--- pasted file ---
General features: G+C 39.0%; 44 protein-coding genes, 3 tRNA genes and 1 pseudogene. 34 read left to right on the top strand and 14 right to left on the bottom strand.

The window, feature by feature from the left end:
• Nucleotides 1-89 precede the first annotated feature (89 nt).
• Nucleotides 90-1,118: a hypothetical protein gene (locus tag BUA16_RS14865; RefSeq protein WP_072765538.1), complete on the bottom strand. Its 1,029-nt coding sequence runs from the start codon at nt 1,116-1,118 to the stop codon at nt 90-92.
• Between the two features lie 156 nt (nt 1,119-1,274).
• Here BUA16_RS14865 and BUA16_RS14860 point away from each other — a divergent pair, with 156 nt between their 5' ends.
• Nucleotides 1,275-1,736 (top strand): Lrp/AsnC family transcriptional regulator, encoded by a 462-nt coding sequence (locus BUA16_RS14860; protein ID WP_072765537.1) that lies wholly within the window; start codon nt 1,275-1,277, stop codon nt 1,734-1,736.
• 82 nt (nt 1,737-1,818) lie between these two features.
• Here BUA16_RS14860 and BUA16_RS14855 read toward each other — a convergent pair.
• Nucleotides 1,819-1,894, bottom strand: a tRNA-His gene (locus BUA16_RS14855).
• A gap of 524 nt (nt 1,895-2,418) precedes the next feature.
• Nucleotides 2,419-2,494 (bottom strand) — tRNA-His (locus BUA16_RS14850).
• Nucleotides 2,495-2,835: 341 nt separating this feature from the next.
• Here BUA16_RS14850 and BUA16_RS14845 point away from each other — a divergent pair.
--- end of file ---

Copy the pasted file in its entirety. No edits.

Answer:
General features: G+C 39.0%; 44 protein-coding genes, 3 tRNA genes and 1 pseudogene. 34 read left to right on the top strand and 14 right to left on the bottom strand.

The window, feature by feature from the left end:
• Nucleotides 1-89 precede the first annotated feature (89 nt).
• Nucleotides 90-1,118: a hypothetical protein gene (locus tag BUA16_RS14865; RefSeq protein WP_072765538.1), complete on the bottom strand. Its 1,029-nt coding sequence runs from the start codon at nt 1,116-1,118 to the stop codon at nt 90-92.
• Between the two features lie 156 nt (nt 1,119-1,274).
• Here BUA16_RS14865 and BUA16_RS14860 point away from each other — a divergent pair, with 156 nt between their 5' ends.
• Nucleotides 1,275-1,736 (top strand): Lrp/AsnC family transcriptional regulator, encoded by a 462-nt coding sequence (locus BUA16_RS14860; protein ID WP_072765537.1) that lies wholly within the window; start codon nt 1,275-1,277, stop codon nt 1,734-1,736.
• 82 nt (nt 1,737-1,818) lie between these two features.
• Here BUA16_RS14860 and BUA16_RS14855 read toward each other — a convergent pair.
• Nucleotides 1,819-1,894, bottom strand: a tRNA-His gene (locus BUA16_RS14855).
• A gap of 524 nt (nt 1,895-2,418) precedes the next feature.
• Nucleotides 2,419-2,494 (bottom strand) — tRNA-His (locus BUA16_RS14850).
• Nucleotides 2,495-2,835: 341 nt separating this feature from the next.
• Here BUA16_RS14850 and BUA16_RS14845 point away from each other — a divergent pair.